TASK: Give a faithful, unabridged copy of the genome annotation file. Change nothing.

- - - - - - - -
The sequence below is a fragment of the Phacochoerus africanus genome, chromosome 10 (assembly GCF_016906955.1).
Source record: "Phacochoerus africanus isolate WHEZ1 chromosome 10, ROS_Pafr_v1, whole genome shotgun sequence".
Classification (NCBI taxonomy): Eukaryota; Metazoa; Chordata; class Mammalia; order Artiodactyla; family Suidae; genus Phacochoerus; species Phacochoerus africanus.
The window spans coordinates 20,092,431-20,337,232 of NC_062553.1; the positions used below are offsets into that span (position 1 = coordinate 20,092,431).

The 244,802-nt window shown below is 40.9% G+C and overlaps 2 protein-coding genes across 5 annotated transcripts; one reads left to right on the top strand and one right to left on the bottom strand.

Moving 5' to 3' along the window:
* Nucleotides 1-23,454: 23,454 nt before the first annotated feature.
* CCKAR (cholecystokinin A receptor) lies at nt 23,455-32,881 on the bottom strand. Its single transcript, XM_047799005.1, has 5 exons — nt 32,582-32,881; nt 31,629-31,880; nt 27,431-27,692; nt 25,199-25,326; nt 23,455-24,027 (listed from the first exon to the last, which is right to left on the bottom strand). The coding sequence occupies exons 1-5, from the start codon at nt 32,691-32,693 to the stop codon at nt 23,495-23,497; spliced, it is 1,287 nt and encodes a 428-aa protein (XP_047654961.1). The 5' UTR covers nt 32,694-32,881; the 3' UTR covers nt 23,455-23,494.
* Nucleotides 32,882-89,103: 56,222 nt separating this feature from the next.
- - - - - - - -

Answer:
The sequence below is a fragment of the Phacochoerus africanus genome, chromosome 10 (assembly GCF_016906955.1).
Source record: "Phacochoerus africanus isolate WHEZ1 chromosome 10, ROS_Pafr_v1, whole genome shotgun sequence".
Classification (NCBI taxonomy): Eukaryota; Metazoa; Chordata; class Mammalia; order Artiodactyla; family Suidae; genus Phacochoerus; species Phacochoerus africanus.
The window spans coordinates 20,092,431-20,337,232 of NC_062553.1; the positions used below are offsets into that span (position 1 = coordinate 20,092,431).

The 244,802-nt window shown below is 40.9% G+C and overlaps 2 protein-coding genes across 5 annotated transcripts; one reads left to right on the top strand and one right to left on the bottom strand.

Moving 5' to 3' along the window:
* Nucleotides 1-23,454: 23,454 nt before the first annotated feature.
* CCKAR (cholecystokinin A receptor) lies at nt 23,455-32,881 on the bottom strand. Its single transcript, XM_047799005.1, has 5 exons — nt 32,582-32,881; nt 31,629-31,880; nt 27,431-27,692; nt 25,199-25,326; nt 23,455-24,027 (listed from the first exon to the last, which is right to left on the bottom strand). The coding sequence occupies exons 1-5, from the start codon at nt 32,691-32,693 to the stop codon at nt 23,495-23,497; spliced, it is 1,287 nt and encodes a 428-aa protein (XP_047654961.1). The 5' UTR covers nt 32,694-32,881; the 3' UTR covers nt 23,455-23,494.
* Nucleotides 32,882-89,103: 56,222 nt separating this feature from the next.